Here’s another example. The American Revolution was, in part, a contest about the very definition of representation. In England, the House of Commons represented every British subject regardless of whether the subject could actually vote for its membership. In this sense, most people living in areas under British rule–including North America—were only virtually represented in Parliament. American colonists, accustomed to controlling their local affairs in directly elected colonial legislatures, resented British policies imposed on them, such as London imposing taxes without the benefit of a voice in Parliament. Thus, they rallied behind the motto “No taxation without representation.”
Representation was closely linked to taxation. Before federal income taxes or tariffs, the new states contributed to the national government with local taxes, often flat poll taxes on each citizen. Since Constitutional Framers had to provide for funding of the new government, they debated the proper relationship between representation and taxation. Several delegates to the Constitutional Convention argued that geographic size or usable farmland were better measures of state wealth than population–but that was more relevant to the Senate. For the House, delegates settled on proportional contributions based on population and, by extension, the number of members in the House of Representatives. Large states, with more human capital, should contribute more revenue to the national government and also have more seats in the legislature as a result. This fulfilled the promise of the American Revolution: taxation with representation.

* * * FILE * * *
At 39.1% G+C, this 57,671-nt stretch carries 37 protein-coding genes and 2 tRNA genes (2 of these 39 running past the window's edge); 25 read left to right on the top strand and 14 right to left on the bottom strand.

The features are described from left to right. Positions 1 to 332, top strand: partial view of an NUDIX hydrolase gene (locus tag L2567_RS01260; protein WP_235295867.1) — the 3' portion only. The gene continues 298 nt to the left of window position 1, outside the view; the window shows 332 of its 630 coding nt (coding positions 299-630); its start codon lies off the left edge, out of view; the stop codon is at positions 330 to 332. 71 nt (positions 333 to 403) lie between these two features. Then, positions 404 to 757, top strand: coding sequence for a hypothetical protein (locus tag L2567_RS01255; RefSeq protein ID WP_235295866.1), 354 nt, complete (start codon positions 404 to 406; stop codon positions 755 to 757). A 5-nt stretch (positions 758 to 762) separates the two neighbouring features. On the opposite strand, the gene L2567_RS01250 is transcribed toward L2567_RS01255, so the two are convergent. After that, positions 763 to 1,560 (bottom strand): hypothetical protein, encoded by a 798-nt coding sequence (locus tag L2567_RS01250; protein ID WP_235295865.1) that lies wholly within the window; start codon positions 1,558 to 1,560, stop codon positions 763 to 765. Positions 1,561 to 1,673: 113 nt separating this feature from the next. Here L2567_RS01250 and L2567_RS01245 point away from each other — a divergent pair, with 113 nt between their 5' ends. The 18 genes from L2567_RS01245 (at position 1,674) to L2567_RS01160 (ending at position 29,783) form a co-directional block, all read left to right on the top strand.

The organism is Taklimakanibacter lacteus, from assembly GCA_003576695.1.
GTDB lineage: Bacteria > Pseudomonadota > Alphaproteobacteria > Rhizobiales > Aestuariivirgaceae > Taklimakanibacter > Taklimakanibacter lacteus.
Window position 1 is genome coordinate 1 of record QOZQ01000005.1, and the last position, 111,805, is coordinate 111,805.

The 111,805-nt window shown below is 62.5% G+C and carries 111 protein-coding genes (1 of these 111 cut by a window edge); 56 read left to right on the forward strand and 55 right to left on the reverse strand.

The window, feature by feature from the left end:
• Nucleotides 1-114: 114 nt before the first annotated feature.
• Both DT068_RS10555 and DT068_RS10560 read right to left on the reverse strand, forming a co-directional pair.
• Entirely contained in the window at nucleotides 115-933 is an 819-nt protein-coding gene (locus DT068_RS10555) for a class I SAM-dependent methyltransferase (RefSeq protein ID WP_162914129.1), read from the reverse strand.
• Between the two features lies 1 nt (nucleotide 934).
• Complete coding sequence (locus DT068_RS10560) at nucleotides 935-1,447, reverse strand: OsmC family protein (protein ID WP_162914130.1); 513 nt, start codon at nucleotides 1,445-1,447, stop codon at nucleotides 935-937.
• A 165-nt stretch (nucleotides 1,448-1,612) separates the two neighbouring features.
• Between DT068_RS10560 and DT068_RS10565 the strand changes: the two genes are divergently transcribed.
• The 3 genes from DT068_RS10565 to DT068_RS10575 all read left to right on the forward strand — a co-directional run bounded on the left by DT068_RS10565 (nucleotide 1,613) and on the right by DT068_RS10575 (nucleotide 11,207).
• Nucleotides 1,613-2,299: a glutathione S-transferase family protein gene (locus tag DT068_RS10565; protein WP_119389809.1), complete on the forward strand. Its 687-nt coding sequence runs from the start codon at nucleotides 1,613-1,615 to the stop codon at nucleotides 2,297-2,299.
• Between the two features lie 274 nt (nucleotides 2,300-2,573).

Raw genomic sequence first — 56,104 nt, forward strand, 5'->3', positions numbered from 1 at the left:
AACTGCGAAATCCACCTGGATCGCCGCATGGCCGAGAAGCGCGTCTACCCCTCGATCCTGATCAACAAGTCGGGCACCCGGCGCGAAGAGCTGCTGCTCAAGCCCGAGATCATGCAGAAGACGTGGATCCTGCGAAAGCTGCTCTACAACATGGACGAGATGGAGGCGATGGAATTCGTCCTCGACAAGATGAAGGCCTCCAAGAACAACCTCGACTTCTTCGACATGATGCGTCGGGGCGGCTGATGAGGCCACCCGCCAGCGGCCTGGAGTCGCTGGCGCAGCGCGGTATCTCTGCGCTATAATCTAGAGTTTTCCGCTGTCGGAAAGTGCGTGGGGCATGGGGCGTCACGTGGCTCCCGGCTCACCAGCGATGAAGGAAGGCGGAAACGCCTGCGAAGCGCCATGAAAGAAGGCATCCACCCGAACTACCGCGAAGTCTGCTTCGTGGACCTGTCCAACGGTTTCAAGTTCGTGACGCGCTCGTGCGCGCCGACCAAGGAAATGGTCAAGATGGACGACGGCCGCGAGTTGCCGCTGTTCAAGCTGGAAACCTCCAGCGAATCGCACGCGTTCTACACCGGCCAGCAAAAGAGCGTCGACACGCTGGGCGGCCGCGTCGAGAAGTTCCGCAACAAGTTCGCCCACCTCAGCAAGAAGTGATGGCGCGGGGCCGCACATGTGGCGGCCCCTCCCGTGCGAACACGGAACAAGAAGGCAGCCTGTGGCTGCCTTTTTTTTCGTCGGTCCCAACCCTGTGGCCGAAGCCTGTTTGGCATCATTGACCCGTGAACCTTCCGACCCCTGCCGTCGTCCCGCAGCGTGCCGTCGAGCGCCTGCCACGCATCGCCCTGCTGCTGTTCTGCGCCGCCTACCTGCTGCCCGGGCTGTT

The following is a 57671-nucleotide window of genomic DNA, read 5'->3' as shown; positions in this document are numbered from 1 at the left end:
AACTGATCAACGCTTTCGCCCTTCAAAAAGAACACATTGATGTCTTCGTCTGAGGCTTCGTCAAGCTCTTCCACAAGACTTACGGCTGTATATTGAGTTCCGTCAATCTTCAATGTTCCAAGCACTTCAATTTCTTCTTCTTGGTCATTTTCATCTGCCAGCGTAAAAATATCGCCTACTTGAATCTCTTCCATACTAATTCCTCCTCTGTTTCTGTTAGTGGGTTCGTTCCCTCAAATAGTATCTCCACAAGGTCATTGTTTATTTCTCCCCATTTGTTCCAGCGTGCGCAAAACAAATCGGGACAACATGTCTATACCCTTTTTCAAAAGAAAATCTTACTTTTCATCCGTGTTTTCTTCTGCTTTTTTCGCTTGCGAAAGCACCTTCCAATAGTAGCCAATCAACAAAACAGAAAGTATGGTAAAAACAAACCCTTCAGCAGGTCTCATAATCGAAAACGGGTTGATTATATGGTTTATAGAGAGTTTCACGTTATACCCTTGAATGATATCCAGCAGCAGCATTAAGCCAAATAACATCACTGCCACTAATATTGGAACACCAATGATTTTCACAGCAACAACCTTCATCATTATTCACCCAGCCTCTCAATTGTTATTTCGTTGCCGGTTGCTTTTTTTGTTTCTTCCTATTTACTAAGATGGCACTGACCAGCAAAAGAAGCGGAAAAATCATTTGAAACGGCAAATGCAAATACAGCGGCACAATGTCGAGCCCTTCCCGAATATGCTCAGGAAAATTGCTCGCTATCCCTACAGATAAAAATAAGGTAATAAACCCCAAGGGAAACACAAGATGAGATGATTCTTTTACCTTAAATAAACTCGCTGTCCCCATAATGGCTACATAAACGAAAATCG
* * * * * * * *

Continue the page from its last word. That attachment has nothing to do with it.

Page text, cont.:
Then there are term lengths. English Parliamentary elections and meetings of the House of Commons varied between three- and seven-year terms, but elections and meetings were set by the members themselves and often tied to the demands of the king. American Convention delegates argued heatedly about the terms of service for House members, and the Founders employed their experiences with the House of Commons and state legislatures when designing the new federal government.